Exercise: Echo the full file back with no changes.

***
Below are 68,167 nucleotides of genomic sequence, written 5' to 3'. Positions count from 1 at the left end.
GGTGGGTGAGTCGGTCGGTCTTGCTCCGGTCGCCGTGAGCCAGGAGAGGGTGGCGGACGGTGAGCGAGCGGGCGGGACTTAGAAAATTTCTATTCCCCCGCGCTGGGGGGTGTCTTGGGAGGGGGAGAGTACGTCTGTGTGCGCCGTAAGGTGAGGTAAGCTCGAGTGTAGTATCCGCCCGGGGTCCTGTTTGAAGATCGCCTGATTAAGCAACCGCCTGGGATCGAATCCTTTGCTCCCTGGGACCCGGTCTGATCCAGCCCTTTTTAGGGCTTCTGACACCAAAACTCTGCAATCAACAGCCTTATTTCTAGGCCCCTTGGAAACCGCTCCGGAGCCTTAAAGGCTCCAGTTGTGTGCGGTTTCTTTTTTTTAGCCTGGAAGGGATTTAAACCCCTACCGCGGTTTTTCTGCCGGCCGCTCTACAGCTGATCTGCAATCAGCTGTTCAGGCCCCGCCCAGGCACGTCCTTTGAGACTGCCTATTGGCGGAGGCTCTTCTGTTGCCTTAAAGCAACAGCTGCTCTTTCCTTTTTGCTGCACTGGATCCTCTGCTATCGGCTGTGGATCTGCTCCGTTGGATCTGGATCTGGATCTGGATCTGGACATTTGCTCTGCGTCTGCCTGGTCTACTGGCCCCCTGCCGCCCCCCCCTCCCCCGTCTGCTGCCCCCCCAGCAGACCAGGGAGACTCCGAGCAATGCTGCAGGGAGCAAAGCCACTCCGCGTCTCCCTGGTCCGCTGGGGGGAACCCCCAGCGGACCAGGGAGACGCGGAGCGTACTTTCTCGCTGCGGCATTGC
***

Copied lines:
Below are 68,167 nucleotides of genomic sequence, written 5' to 3'. Positions count from 1 at the left end.
GGTGGGTGAGTCGGTCGGTCTTGCTCCGGTCGCCGTGAGCCAGGAGAGGGTGGCGGACGGTGAGCGAGCGGGCGGGACTTAGAAAATTTCTATTCCCCCGCGCTGGGGGGTGTCTTGGGAGGGGGAGAGTACGTCTGTGTGCGCCGTAAGGTGAGGTAAGCTCGAGTGTAGTATCCGCCCGGGGTCCTGTTTGAAGATCGCCTGATTAAGCAACCGCCTGGGATCGAATCCTTTGCTCCCTGGGACCCGGTCTGATCCAGCCCTTTTTAGGGCTTCTGACACCAAAACTCTGCAATCAACAGCCTTATTTCTAGGCCCCTTGGAAACCGCTCCGGAGCCTTAAAGGCTCCAGTTGTGTGCGGTTTCTTTTTTTTAGCCTGGAAGGGATTTAAACCCCTACCGCGGTTTTTCTGCCGGCCGCTCTACAGCTGATCTGCAATCAGCTGTTCAGGCCCCGCCCAGGCACGTCCTTTGAGACTGCCTATTGGCGGAGGCTCTTCTGTTGCCTTAAAGCAACAGCTGCTCTTTCCTTTTTGCTGCACTGGATCCTCTGCTATCGGCTGTGGATCTGCTCCGTTGGATCTGGATCTGGATCTGGATCTGGACATTTGCTCTGCGTCTGCCTGGTCTACTGGCCCCCTGCCGCCCCCCCCTCCCCCGTCTGCTGCCCCCCCAGCAGACCAGGGAGACTCCGAGCAATGCTGCAGGGAGCAAAGCCACTCCGCGTCTCCCTGGTCCGCTGGGGGGAACCCCCAGCGGACCAGGGAGACGCGGAGCGTACTTTCTCGCTGCGGCATTGC